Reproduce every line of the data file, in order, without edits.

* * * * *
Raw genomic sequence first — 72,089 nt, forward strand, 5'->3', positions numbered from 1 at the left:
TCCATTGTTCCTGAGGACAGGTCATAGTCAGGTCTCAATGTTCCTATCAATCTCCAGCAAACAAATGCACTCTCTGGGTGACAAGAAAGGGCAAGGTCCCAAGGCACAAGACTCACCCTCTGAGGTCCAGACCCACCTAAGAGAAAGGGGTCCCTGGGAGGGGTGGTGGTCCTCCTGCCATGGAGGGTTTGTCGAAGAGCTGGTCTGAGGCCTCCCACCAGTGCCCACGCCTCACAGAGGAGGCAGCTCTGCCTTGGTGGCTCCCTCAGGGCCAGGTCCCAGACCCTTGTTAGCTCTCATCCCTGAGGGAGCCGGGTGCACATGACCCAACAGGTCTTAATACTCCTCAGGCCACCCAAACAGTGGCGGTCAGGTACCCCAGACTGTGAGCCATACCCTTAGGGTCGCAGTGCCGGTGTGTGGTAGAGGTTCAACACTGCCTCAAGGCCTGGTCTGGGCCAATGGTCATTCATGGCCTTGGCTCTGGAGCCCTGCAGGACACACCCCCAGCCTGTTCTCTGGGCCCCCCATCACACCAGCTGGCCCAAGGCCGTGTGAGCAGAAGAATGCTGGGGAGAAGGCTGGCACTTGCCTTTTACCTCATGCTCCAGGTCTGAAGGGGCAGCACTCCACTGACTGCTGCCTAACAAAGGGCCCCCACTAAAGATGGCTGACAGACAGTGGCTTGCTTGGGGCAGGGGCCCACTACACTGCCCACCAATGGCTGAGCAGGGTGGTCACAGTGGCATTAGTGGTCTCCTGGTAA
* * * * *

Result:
Raw genomic sequence first — 72,089 nt, forward strand, 5'->3', positions numbered from 1 at the left:
TCCATTGTTCCTGAGGACAGGTCATAGTCAGGTCTCAATGTTCCTATCAATCTCCAGCAAACAAATGCACTCTCTGGGTGACAAGAAAGGGCAAGGTCCCAAGGCACAAGACTCACCCTCTGAGGTCCAGACCCACCTAAGAGAAAGGGGTCCCTGGGAGGGGTGGTGGTCCTCCTGCCATGGAGGGTTTGTCGAAGAGCTGGTCTGAGGCCTCCCACCAGTGCCCACGCCTCACAGAGGAGGCAGCTCTGCCTTGGTGGCTCCCTCAGGGCCAGGTCCCAGACCCTTGTTAGCTCTCATCCCTGAGGGAGCCGGGTGCACATGACCCAACAGGTCTTAATACTCCTCAGGCCACCCAAACAGTGGCGGTCAGGTACCCCAGACTGTGAGCCATACCCTTAGGGTCGCAGTGCCGGTGTGTGGTAGAGGTTCAACACTGCCTCAAGGCCTGGTCTGGGCCAATGGTCATTCATGGCCTTGGCTCTGGAGCCCTGCAGGACACACCCCCAGCCTGTTCTCTGGGCCCCCCATCACACCAGCTGGCCCAAGGCCGTGTGAGCAGAAGAATGCTGGGGAGAAGGCTGGCACTTGCCTTTTACCTCATGCTCCAGGTCTGAAGGGGCAGCACTCCACTGACTGCTGCCTAACAAAGGGCCCCCACTAAAGATGGCTGACAGACAGTGGCTTGCTTGGGGCAGGGGCCCACTACACTGCCCACCAATGGCTGAGCAGGGTGGTCACAGTGGCATTAGTGGTCTCCTGGTAA